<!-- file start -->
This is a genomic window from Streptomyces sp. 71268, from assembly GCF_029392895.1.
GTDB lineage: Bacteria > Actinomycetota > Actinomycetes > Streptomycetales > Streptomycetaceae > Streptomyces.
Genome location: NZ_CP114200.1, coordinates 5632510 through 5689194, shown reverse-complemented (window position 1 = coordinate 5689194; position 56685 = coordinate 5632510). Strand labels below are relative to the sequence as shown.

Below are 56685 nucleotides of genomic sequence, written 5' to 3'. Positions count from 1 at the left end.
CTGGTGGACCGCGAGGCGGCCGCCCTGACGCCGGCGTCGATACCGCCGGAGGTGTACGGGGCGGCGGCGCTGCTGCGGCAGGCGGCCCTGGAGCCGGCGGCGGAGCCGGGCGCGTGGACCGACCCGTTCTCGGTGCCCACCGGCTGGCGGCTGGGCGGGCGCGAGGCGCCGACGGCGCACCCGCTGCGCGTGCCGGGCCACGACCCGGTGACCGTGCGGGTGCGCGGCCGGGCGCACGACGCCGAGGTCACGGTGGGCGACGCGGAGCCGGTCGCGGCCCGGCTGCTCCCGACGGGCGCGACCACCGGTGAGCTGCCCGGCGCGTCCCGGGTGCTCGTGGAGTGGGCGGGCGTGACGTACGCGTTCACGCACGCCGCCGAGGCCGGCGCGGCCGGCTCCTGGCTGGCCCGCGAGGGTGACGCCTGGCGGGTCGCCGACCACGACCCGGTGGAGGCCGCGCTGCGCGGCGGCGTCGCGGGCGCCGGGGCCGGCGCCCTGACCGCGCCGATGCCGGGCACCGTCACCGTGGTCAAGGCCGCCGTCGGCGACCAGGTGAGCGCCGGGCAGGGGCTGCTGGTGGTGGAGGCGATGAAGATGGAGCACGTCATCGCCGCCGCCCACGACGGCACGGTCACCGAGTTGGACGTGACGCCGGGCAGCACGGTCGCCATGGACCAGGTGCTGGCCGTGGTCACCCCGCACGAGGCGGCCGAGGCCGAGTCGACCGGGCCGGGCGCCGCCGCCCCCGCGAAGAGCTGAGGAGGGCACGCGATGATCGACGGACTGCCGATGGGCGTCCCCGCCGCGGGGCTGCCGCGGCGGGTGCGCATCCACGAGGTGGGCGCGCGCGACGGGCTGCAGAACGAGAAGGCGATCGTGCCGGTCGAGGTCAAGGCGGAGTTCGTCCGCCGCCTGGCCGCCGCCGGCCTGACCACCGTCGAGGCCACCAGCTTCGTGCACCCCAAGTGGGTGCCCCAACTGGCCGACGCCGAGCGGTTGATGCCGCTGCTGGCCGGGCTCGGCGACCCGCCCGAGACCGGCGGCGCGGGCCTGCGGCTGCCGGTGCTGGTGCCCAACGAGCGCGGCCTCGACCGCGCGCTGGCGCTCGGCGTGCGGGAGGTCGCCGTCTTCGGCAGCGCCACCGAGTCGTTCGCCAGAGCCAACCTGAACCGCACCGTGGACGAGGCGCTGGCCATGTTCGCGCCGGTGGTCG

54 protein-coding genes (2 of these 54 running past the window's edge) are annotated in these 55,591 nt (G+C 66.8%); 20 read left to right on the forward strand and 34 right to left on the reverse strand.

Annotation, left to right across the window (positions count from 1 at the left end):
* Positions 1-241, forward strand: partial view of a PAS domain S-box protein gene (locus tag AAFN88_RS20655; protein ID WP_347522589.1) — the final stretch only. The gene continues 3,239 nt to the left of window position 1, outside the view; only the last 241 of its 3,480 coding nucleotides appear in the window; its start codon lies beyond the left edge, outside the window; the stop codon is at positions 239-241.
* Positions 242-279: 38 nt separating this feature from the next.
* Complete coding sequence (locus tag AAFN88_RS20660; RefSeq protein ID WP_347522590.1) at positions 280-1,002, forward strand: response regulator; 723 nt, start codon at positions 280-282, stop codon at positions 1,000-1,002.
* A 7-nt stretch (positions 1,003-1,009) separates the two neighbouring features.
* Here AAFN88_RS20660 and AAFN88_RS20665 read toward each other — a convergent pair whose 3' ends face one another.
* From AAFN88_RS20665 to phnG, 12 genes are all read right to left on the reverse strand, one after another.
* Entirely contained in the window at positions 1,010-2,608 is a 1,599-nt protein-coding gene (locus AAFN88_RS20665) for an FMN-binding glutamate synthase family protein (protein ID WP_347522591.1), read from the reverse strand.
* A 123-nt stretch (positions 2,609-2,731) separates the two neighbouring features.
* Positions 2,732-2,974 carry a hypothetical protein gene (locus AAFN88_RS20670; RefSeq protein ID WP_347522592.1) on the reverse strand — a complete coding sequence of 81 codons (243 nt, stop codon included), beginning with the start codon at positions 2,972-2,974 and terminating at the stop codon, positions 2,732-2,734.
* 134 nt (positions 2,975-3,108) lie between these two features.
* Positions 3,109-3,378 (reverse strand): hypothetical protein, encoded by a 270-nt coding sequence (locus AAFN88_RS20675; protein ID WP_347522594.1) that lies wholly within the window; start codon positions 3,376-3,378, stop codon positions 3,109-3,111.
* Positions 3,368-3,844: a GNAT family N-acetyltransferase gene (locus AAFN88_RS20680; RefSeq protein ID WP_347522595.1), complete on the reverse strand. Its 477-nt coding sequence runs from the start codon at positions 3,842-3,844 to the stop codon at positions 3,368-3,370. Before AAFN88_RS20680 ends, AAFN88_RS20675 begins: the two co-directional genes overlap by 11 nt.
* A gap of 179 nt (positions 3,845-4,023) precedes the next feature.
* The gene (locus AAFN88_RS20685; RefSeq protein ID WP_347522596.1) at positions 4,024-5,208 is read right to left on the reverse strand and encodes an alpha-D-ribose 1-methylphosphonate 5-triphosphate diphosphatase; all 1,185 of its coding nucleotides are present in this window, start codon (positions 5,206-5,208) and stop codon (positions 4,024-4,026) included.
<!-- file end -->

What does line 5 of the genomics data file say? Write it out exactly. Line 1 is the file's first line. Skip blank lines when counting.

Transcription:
CTGGTGGACCGCGAGGCGGCCGCCCTGACGCCGGCGTCGATACCGCCGGAGGTGTACGGGGCGGCGGCGCTGCTGCGGCAGGCGGCCCTGGAGCCGGCGGCGGAGCCGGGCGCGTGGACCGACCCGTTCTCGGTGCCCACCGGCTGGCGGCTGGGCGGGCGCGAGGCGCCGACGGCGCACCCGCTGCGCGTGCCGGGCCACGACCCGGTGACCGTGCGGGTGCGCGGCCGGGCGCACGACGCCGAGGTCACGGTGGGCGACGCGGAGCCGGTCGCGGCCCGGCTGCTCCCGACGGGCGCGACCACCGGTGAGCTGCCCGGCGCGTCCCGGGTGCTCGTGGAGTGGGCGGGCGTGACGTACGCGTTCACGCACGCCGCCGAGGCCGGCGCGGCCGGCTCCTGGCTGGCCCGCGAGGGTGACGCCTGGCGGGTCGCCGACCACGACCCGGTGGAGGCCGCGCTGCGCGGCGGCGTCGCGGGCGCCGGGGCCGGCGCCCTGACCGCGCCGATGCCGGGCACCGTCACCGTGGTCAAGGCCGCCGTCGGCGACCAGGTGAGCGCCGGGCAGGGGCTGCTGGTGGTGGAGGCGATGAAGATGGAGCACGTCATCGCCGCCGCCCACGACGGCACGGTCACCGAGTTGGACGTGACGCCGGGCAGCACGGTCGCCATGGACCAGGTGCTGGCCGTGGTCACCCCGCACGAGGCGGCCGAGGCCGAGTCGACCGGGCCGGGCGCCGCCGCCCCCGCGAAGAGCTGAGGAGGGCACGCGATGATCGACGGACTGCCGATGGGCGTCCCCGCCGCGGGGCTGCCGCGGCGGGTGCGCATCCACGAGGTGGGCGCGCGCGACGGGCTGCAGAACGAGAAGGCGATCGTGCCGGTCGAGGTCAAGGCGGAGTTCGTCCGCCGCCTGGCCGCCGCCGGCCTGACCACCGTCGAGGCCACCAGCTTCGTGCACCCCAAGTGGGTGCCCCAACTGGCCGACGCCGAGCGGTTGATGCCGCTGCTGGCCGGGCTCGGCGACCCGCCCGAGACCGGCGGCGCGGGCCTGCGGCTGCCGGTGCTGGTGCCCAACGAGCGCGGCCTCGACCGCGCGCTGGCGCTCGGCGTGCGGGAGGTCGCCGTCTTCGGCAGCGCCACCGAGTCGTTCGCCAGAGCCAACCTGAACCGCACCGTGGACGAGGCGCTGGCCATGTTCGCGCCGGTGGTCG